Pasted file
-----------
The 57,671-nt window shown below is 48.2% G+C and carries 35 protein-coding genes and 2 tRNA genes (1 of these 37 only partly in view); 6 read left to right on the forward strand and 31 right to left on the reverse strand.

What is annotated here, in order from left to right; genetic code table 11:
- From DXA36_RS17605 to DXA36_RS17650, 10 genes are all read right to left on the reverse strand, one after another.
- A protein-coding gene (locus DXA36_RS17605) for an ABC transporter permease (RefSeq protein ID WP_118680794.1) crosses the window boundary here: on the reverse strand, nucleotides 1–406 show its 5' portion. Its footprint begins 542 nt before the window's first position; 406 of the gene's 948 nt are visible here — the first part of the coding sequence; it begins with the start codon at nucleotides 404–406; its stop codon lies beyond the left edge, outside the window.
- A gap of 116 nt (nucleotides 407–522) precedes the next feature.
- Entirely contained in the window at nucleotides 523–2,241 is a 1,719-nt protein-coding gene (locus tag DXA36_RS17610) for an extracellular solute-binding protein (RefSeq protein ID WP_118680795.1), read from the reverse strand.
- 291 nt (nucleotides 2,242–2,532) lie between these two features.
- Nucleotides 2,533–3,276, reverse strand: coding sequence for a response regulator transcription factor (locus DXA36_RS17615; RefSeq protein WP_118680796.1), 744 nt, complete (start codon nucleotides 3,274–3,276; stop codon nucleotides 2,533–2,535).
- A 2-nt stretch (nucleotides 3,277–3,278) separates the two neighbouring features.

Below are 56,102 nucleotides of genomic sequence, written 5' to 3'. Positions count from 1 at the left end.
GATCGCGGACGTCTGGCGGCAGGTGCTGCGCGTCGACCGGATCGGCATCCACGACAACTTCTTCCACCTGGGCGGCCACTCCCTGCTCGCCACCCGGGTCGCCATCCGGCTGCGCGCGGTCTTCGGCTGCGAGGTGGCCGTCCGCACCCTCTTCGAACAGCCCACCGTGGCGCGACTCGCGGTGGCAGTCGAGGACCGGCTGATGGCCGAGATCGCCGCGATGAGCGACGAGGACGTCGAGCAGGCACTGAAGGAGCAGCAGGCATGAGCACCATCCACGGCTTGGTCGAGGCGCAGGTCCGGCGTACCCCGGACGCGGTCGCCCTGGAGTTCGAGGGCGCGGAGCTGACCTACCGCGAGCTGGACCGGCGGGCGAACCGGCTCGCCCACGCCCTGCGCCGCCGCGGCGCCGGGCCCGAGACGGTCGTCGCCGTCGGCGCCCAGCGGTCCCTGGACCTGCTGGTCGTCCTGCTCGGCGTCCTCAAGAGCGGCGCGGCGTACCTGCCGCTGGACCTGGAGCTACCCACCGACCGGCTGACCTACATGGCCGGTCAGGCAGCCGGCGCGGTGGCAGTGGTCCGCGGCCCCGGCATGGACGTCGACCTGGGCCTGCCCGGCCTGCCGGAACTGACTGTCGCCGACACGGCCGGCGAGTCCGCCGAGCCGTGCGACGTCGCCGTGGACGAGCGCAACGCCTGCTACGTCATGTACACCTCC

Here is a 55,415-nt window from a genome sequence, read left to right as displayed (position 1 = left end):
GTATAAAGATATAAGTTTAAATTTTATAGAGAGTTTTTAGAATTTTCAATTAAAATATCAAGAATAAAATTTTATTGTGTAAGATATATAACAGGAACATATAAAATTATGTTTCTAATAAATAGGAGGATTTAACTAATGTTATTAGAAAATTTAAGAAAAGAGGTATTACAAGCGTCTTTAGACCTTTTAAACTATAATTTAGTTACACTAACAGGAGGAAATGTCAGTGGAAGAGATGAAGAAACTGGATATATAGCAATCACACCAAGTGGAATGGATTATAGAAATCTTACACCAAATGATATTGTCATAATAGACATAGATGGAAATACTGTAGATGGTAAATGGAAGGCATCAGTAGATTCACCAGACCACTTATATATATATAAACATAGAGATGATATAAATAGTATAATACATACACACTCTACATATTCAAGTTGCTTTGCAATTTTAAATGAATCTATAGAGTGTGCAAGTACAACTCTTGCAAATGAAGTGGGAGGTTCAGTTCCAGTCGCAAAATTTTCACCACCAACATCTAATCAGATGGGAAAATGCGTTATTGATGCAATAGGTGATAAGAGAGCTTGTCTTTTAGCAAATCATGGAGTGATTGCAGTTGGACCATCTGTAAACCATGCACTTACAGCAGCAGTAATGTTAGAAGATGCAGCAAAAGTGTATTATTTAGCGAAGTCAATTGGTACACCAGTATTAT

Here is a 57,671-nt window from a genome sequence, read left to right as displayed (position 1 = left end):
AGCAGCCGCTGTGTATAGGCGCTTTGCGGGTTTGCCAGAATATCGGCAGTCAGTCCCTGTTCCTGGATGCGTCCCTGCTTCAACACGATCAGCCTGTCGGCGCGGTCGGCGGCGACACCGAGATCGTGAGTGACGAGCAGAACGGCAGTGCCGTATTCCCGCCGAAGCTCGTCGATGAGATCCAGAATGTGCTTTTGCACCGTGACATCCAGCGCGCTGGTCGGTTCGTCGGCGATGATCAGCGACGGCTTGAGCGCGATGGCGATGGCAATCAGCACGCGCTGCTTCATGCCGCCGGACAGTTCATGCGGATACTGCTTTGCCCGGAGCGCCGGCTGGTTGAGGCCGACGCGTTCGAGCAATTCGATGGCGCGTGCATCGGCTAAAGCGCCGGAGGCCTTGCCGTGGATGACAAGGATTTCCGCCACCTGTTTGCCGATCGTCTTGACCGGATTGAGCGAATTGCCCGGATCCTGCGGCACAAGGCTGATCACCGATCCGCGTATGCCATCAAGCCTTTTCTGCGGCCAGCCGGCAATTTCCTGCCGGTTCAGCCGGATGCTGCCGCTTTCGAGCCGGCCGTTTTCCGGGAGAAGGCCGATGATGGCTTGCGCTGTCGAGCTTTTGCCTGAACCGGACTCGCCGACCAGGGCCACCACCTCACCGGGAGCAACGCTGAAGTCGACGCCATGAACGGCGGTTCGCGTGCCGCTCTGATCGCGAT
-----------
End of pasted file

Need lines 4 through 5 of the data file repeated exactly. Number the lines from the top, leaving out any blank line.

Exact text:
- A protein-coding gene (locus DXA36_RS17605) for an ABC transporter permease (RefSeq protein ID WP_118680794.1) crosses the window boundary here: on the reverse strand, nucleotides 1–406 show its 5' portion. Its footprint begins 542 nt before the window's first position; 406 of the gene's 948 nt are visible here — the first part of the coding sequence; it begins with the start codon at nucleotides 404–406; its stop codon lies beyond the left edge, outside the window.
- A gap of 116 nt (nucleotides 407–522) precedes the next feature.